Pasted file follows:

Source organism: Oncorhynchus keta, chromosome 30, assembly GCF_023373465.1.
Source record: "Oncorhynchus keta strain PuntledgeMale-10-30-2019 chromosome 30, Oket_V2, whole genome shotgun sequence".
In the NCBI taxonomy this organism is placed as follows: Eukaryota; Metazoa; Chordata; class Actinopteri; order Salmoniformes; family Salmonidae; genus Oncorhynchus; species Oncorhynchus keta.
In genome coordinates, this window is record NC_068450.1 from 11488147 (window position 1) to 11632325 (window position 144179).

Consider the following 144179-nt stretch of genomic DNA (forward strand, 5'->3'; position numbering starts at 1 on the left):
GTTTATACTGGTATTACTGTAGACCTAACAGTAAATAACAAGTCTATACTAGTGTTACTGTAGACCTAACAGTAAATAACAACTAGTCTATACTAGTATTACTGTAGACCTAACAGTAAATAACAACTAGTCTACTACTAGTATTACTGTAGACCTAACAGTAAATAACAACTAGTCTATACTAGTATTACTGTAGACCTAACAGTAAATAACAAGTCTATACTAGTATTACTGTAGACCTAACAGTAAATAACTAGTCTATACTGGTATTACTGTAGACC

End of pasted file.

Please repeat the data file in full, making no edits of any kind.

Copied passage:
Source organism: Oncorhynchus keta, chromosome 30, assembly GCF_023373465.1.
Source record: "Oncorhynchus keta strain PuntledgeMale-10-30-2019 chromosome 30, Oket_V2, whole genome shotgun sequence".
In the NCBI taxonomy this organism is placed as follows: Eukaryota; Metazoa; Chordata; class Actinopteri; order Salmoniformes; family Salmonidae; genus Oncorhynchus; species Oncorhynchus keta.
In genome coordinates, this window is record NC_068450.1 from 11488147 (window position 1) to 11632325 (window position 144179).

Consider the following 144179-nt stretch of genomic DNA (forward strand, 5'->3'; position numbering starts at 1 on the left):
GTTTATACTGGTATTACTGTAGACCTAACAGTAAATAACAAGTCTATACTAGTGTTACTGTAGACCTAACAGTAAATAACAACTAGTCTATACTAGTATTACTGTAGACCTAACAGTAAATAACAACTAGTCTACTACTAGTATTACTGTAGACCTAACAGTAAATAACAACTAGTCTATACTAGTATTACTGTAGACCTAACAGTAAATAACAAGTCTATACTAGTATTACTGTAGACCTAACAGTAAATAACTAGTCTATACTGGTATTACTGTAGACC